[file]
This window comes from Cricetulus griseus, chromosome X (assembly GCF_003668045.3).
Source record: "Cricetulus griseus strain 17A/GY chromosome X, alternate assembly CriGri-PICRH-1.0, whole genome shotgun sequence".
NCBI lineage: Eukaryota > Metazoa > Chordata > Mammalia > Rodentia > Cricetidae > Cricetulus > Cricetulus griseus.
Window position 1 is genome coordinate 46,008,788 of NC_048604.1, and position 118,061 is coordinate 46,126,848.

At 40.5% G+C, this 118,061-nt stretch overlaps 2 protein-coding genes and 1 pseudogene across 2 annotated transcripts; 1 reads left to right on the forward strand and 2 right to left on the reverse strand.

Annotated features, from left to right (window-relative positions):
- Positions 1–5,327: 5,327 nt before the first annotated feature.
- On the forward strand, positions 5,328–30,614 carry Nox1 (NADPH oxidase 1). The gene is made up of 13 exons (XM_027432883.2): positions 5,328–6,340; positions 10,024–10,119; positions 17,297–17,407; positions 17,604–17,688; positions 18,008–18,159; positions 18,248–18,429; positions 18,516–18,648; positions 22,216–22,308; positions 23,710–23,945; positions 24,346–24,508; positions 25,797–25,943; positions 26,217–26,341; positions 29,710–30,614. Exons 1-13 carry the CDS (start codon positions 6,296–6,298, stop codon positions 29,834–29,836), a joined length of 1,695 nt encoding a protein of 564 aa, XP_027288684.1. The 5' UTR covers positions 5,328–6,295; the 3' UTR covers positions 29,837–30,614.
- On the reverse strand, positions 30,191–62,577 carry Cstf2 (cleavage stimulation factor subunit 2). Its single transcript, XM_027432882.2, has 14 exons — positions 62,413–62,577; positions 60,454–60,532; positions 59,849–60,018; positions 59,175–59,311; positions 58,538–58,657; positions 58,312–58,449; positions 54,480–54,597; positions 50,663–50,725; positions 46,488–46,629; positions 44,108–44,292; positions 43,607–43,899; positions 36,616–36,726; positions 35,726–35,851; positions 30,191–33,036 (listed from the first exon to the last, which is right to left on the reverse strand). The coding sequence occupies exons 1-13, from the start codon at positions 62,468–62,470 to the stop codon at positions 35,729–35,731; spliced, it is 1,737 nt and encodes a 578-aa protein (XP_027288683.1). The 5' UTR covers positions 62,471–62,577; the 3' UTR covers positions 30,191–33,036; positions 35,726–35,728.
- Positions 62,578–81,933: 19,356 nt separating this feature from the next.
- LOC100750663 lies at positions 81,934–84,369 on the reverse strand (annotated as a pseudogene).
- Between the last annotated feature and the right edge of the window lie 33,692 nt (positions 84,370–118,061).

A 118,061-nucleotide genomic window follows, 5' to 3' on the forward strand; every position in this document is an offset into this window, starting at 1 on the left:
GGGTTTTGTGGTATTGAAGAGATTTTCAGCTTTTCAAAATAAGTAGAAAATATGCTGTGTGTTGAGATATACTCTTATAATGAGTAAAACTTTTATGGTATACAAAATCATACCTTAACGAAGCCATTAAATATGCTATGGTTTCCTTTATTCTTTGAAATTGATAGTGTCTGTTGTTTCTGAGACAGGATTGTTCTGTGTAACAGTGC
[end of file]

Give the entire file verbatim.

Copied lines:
This window comes from Cricetulus griseus, chromosome X (assembly GCF_003668045.3).
Source record: "Cricetulus griseus strain 17A/GY chromosome X, alternate assembly CriGri-PICRH-1.0, whole genome shotgun sequence".
NCBI lineage: Eukaryota > Metazoa > Chordata > Mammalia > Rodentia > Cricetidae > Cricetulus > Cricetulus griseus.
Window position 1 is genome coordinate 46,008,788 of NC_048604.1, and position 118,061 is coordinate 46,126,848.

At 40.5% G+C, this 118,061-nt stretch overlaps 2 protein-coding genes and 1 pseudogene across 2 annotated transcripts; 1 reads left to right on the forward strand and 2 right to left on the reverse strand.

Annotated features, from left to right (window-relative positions):
- Positions 1–5,327: 5,327 nt before the first annotated feature.
- On the forward strand, positions 5,328–30,614 carry Nox1 (NADPH oxidase 1). The gene is made up of 13 exons (XM_027432883.2): positions 5,328–6,340; positions 10,024–10,119; positions 17,297–17,407; positions 17,604–17,688; positions 18,008–18,159; positions 18,248–18,429; positions 18,516–18,648; positions 22,216–22,308; positions 23,710–23,945; positions 24,346–24,508; positions 25,797–25,943; positions 26,217–26,341; positions 29,710–30,614. Exons 1-13 carry the CDS (start codon positions 6,296–6,298, stop codon positions 29,834–29,836), a joined length of 1,695 nt encoding a protein of 564 aa, XP_027288684.1. The 5' UTR covers positions 5,328–6,295; the 3' UTR covers positions 29,837–30,614.
- On the reverse strand, positions 30,191–62,577 carry Cstf2 (cleavage stimulation factor subunit 2). Its single transcript, XM_027432882.2, has 14 exons — positions 62,413–62,577; positions 60,454–60,532; positions 59,849–60,018; positions 59,175–59,311; positions 58,538–58,657; positions 58,312–58,449; positions 54,480–54,597; positions 50,663–50,725; positions 46,488–46,629; positions 44,108–44,292; positions 43,607–43,899; positions 36,616–36,726; positions 35,726–35,851; positions 30,191–33,036 (listed from the first exon to the last, which is right to left on the reverse strand). The coding sequence occupies exons 1-13, from the start codon at positions 62,468–62,470 to the stop codon at positions 35,729–35,731; spliced, it is 1,737 nt and encodes a 578-aa protein (XP_027288683.1). The 5' UTR covers positions 62,471–62,577; the 3' UTR covers positions 30,191–33,036; positions 35,726–35,728.
- Positions 62,578–81,933: 19,356 nt separating this feature from the next.
- LOC100750663 lies at positions 81,934–84,369 on the reverse strand (annotated as a pseudogene).
- Between the last annotated feature and the right edge of the window lie 33,692 nt (positions 84,370–118,061).

A 118,061-nucleotide genomic window follows, 5' to 3' on the forward strand; every position in this document is an offset into this window, starting at 1 on the left:
GGGTTTTGTGGTATTGAAGAGATTTTCAGCTTTTCAAAATAAGTAGAAAATATGCTGTGTGTTGAGATATACTCTTATAATGAGTAAAACTTTTATGGTATACAAAATCATACCTTAACGAAGCCATTAAATATGCTATGGTTTCCTTTATTCTTTGAAATTGATAGTGTCTGTTGTTTCTGAGACAGGATTGTTCTGTGTAACAGTGC